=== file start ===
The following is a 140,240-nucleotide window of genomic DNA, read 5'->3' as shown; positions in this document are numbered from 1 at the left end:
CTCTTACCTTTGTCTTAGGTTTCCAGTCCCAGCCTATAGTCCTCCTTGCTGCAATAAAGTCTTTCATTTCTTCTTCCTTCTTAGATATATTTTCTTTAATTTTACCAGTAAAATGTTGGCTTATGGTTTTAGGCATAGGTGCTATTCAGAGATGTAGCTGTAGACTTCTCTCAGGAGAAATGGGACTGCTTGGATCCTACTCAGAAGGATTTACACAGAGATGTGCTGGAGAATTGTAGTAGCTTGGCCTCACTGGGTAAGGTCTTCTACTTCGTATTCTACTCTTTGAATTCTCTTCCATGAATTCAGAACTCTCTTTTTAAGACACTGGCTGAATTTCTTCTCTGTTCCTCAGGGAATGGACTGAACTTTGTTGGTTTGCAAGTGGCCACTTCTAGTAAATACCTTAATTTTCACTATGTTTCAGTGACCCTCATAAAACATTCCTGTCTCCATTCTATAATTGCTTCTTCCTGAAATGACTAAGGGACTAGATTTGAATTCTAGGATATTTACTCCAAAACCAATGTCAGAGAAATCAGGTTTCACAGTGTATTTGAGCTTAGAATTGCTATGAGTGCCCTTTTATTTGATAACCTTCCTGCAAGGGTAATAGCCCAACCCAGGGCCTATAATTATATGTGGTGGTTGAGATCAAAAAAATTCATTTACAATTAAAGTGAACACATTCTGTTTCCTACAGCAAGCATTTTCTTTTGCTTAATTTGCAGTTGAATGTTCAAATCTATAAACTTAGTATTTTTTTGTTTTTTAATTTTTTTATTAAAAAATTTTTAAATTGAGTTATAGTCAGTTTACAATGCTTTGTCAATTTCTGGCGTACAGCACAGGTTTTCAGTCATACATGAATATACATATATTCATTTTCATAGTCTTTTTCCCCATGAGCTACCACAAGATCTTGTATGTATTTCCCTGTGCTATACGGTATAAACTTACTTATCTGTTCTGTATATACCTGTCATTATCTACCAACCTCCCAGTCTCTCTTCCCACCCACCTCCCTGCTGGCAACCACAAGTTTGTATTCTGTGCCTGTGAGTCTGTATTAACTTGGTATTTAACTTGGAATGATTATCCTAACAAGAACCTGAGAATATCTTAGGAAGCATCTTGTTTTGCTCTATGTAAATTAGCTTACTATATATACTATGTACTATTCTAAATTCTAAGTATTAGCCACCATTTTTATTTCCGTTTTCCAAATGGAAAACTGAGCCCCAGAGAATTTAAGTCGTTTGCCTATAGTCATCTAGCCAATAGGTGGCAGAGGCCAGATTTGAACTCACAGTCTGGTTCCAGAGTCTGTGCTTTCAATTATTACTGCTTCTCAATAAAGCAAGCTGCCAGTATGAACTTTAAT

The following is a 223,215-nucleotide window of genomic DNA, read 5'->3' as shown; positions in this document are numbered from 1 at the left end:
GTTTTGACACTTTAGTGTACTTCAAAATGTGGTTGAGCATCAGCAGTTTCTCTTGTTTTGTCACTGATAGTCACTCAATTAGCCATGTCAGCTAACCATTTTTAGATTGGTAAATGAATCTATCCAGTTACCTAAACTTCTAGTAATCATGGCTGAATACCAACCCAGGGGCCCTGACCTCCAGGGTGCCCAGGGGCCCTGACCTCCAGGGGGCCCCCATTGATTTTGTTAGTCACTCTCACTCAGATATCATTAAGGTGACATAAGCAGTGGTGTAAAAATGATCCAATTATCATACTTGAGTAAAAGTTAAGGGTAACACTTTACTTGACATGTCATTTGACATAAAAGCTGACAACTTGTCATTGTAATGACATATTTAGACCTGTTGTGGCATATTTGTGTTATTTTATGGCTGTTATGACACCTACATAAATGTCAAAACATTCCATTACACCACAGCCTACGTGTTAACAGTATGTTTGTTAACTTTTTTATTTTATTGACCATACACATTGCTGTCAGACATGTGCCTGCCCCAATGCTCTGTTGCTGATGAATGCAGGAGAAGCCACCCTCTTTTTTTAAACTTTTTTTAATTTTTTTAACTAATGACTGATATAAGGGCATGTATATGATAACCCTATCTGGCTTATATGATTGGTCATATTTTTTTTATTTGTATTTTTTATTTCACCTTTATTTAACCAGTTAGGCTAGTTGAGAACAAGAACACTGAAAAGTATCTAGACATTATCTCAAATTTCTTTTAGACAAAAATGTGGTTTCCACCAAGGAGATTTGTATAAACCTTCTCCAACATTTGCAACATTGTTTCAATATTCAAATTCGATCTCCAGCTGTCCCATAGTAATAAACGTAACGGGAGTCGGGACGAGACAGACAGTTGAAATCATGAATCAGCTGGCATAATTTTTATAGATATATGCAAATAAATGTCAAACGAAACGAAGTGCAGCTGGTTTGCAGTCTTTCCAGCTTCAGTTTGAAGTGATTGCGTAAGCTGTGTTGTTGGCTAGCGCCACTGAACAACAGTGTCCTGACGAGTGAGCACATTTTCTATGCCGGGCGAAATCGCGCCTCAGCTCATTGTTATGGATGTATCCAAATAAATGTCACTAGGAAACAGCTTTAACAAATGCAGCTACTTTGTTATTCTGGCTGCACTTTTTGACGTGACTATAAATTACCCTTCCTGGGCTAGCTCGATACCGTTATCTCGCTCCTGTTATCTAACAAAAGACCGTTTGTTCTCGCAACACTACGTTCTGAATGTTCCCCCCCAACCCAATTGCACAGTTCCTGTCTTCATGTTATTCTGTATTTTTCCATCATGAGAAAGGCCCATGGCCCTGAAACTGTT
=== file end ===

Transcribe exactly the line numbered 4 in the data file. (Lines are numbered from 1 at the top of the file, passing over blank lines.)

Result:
GTTTTGACACTTTAGTGTACTTCAAAATGTGGTTGAGCATCAGCAGTTTCTCTTGTTTTGTCACTGATAGTCACTCAATTAGCCATGTCAGCTAACCATTTTTAGATTGGTAAATGAATCTATCCAGTTACCTAAACTTCTAGTAATCATGGCTGAATACCAACCCAGGGGCCCTGACCTCCAGGGTGCCCAGGGGCCCTGACCTCCAGGGGGCCCCCATTGATTTTGTTAGTCACTCTCACTCAGATATCATTAAGGTGACATAAGCAGTGGTGTAAAAATGATCCAATTATCATACTTGAGTAAAAGTTAAGGGTAACACTTTACTTGACATGTCATTTGACATAAAAGCTGACAACTTGTCATTGTAATGACATATTTAGACCTGTTGTGGCATATTTGTGTTATTTTATGGCTGTTATGACACCTACATAAATGTCAAAACATTCCATTACACCACAGCCTACGTGTTAACAGTATGTTTGTTAACTTTTTTATTTTATTGACCATACACATTGCTGTCAGACATGTGCCTGCCCCAATGCTCTGTTGCTGATGAATGCAGGAGAAGCCACCCTCTTTTTTTAAACTTTTTTTAATTTTTTTAACTAATGACTGATATAAGGGCATGTATATGATAACCCTATCTGGCTTATATGATTGGTCATATTTTTTTTATTTGTATTTTTTATTTCACCTTTATTTAACCAGTTAGGCTAGTTGAGAACAAGAACACTGAAAAGTATCTAGACATTATCTCAAATTTCTTTTAGACAAAAATGTGGTTTCCACCAAGGAGATTTGTATAAACCTTCTCCAACATTTGCAACATTGTTTCAATATTCAAATTCGATCTCCAGCTGTCCCATAGTAATAAACGTAACGGGAGTCGGGACGAGACAGACAGTTGAAATCATGAATCAGCTGGCATAATTTTTATAGATATATGCAAATAAATGTCAAACGAAACGAAGTGCAGCTGGTTTGCAGTCTTTCCAGCTTCAGTTTGAAGTGATTGCGTAAGCTGTGTTGTTGGCTAGCGCCACTGAACAACAGTGTCCTGACGAGTGAGCACATTTTCTATGCCGGGCGAAATCGCGCCTCAGCTCATTGTTATGGATGTATCCAAATAAATGTCACTAGGAAACAGCTTTAACAAATGCAGCTACTTTGTTATTCTGGCTGCACTTTTTGACGTGACTATAAATTACCCTTCCTGGGCTAGCTCGATACCGTTATCTCGCTCCTGTTATCTAACAAAAGACCGTTTGTTCTCGCAACACTACGTTCTGAATGTTCCCCCCCAACCCAATTGCACAGTTCCTGTCTTCATGTTATTCTGTATTTTTCCATCATGAGAAAGGCCCATGGCCCTGAAACTGTT